'Little Princes' reaffirmed as the university's 2014-15 Common Book
February 3, 2014
Conor Grennan’s “Little Princes,” an account of the author’s trip to an orphanage in a war-torn Nepal and his efforts to reunite the children with their parents, has been reaffirmed as the Virginia Tech’s Common Book for the 2014-15 academic year.
The Common Book committee first chose “Little Princes” for the 2013-14 academic year after collecting suggestions from the public online. Of the 180 recommendations, the faculty and students on the committee chose “Little Princes” because it transcended “academic disciplines, cultures, and religious backgrounds while challenging students and faculty to think globally and to look for ways to make a positive impact here or abroad,” said Mary Ann Lewis, assistant provost for first year experiences.
The committee decided to renew the book after seeing the ways classes have used the book this year. “The book sparked valuable conversations among our faculty and students,” said Lewis. “In addition, this provides faculty members opportunities to build on the ways they integrated the book into their curriculum this year.”
The Pathways to Success course offered through the DaVinci and Curie Living-Learning Communities, Successful Starts in Science, is one of many courses that integrated “Little Princes” into the curriculum this year.
“The Common Book provides an opportunity to integrate what students are learning in their classes into the broader picture of their life,” said Lori Blanc, director of Da Vinci and research scientist in the Department of Biological Sciences.
Successful Starts in Science expanded on the Common Book with a guest speaker, Jane Lillian Vance, an internationally acclaimed Blacksburg artist and instructor of religion and culture, and her collaborator Jenna Swann, a teacher in the Montgomery County, Va., school system. They told the class about their documentary, “A Gift for the Village,” which chronicles the presentation of one of Vance’s paintings to a remote village in Nepal.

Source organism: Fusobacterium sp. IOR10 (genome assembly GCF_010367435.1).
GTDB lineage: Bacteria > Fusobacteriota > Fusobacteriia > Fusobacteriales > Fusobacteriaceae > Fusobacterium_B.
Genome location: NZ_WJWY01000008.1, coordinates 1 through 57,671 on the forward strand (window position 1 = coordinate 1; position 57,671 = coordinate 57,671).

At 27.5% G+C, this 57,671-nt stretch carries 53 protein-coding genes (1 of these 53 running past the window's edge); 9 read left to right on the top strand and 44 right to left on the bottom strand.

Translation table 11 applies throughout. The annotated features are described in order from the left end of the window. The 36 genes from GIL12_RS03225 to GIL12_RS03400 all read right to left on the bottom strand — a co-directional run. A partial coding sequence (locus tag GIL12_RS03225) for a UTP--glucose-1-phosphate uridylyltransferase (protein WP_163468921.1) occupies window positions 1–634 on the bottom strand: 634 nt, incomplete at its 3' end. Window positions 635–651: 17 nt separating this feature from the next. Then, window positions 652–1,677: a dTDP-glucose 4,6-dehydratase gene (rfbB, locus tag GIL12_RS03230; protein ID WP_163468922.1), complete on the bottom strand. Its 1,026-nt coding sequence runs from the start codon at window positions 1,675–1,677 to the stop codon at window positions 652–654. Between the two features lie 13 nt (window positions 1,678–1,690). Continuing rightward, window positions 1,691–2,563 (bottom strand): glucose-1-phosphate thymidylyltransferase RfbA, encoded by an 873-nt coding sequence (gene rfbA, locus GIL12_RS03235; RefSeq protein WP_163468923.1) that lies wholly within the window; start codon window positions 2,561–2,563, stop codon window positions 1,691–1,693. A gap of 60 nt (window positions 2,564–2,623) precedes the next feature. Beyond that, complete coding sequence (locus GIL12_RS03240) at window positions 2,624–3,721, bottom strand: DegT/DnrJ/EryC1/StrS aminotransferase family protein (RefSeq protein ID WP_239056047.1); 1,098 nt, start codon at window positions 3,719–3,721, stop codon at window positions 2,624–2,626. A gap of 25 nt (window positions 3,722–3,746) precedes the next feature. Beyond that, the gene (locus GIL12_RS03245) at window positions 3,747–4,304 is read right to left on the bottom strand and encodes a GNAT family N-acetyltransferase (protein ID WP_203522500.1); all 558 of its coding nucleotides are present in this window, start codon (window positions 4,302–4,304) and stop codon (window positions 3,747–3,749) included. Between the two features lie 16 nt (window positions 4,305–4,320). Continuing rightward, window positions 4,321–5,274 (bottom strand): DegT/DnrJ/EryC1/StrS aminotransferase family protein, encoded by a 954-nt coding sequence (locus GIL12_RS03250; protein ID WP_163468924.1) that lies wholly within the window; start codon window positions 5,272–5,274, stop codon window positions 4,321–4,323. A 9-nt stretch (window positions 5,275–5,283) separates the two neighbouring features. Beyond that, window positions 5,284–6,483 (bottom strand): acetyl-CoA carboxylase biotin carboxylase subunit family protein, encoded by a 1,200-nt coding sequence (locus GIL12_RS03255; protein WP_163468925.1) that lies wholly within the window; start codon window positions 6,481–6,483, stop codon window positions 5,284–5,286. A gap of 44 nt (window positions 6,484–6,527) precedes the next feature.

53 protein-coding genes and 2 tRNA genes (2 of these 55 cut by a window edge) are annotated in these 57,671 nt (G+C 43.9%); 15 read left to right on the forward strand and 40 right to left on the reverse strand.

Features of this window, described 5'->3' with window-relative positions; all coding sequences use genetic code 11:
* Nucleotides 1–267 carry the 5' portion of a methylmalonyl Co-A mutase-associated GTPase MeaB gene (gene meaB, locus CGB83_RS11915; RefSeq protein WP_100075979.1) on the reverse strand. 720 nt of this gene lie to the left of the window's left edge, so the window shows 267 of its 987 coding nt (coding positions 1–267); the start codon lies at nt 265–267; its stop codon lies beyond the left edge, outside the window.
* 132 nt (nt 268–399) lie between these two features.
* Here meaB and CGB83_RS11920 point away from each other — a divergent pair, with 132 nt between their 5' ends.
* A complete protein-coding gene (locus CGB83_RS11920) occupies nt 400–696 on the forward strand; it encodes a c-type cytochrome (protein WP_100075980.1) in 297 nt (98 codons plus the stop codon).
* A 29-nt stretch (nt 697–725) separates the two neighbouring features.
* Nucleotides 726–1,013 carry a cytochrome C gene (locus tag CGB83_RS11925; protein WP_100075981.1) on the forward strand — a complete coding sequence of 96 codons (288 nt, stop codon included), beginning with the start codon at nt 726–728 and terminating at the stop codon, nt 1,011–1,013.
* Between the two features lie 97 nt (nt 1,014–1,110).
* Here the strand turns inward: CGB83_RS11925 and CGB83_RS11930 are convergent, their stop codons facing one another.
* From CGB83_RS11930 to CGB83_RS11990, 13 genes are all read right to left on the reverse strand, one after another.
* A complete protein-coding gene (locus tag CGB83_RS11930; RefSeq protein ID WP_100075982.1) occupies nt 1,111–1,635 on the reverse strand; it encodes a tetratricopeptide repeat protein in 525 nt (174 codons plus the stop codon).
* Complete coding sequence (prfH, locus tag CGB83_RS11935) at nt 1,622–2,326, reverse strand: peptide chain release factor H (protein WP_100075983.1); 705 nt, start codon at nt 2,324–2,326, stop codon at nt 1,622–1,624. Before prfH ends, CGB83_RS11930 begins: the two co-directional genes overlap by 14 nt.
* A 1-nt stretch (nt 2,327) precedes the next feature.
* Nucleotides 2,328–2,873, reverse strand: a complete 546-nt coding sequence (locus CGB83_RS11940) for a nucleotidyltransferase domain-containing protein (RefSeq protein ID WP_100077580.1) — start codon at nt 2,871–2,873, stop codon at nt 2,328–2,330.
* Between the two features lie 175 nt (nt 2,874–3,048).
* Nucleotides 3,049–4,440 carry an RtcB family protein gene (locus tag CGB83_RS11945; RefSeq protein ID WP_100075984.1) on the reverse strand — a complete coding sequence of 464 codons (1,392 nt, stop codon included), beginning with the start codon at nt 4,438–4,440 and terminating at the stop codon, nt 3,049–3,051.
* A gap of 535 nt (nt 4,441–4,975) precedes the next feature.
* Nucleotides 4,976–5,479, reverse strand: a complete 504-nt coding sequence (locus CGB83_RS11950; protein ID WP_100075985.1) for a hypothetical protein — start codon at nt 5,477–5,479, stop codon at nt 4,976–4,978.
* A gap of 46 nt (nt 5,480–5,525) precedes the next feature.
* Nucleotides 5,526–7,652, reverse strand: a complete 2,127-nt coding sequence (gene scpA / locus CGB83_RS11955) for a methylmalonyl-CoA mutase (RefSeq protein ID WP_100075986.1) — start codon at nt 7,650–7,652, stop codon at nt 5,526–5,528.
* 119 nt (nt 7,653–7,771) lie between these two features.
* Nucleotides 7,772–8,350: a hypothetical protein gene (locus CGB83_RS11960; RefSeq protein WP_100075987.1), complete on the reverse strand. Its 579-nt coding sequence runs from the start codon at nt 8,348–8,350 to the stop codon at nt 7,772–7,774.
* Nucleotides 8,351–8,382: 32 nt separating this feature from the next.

“We hope to get students to see how the integration of other disciplines such as the arts and engineering can inform and combine with science to be creative when solving problems,” Blanc said. “Science doesn’t occur in a bubble. It occurs in the communities of human beings with problems that are greater than just a scientific component.”
Reuse of the Common Book for another year also opens up opportunities for a larger campus discussion as entering first-year students will read the same book many students and faculty read this year, said Lewis.
Faculty may enroll in workshops, sponsored by the Office of First Year Experiences and the Center for Instructional Development and Educational Research, to explore and design ways to incorporate the Common Book into a course’s curriculum. Workshops will be offered through the spring semester. Registration information is available online.
Copies of “Little Princes” are distributed to first-year students each year in the residence halls. Faculty may request a copy of the Common Book via email.
“Little Princes” is the university’s eighth Common Book.
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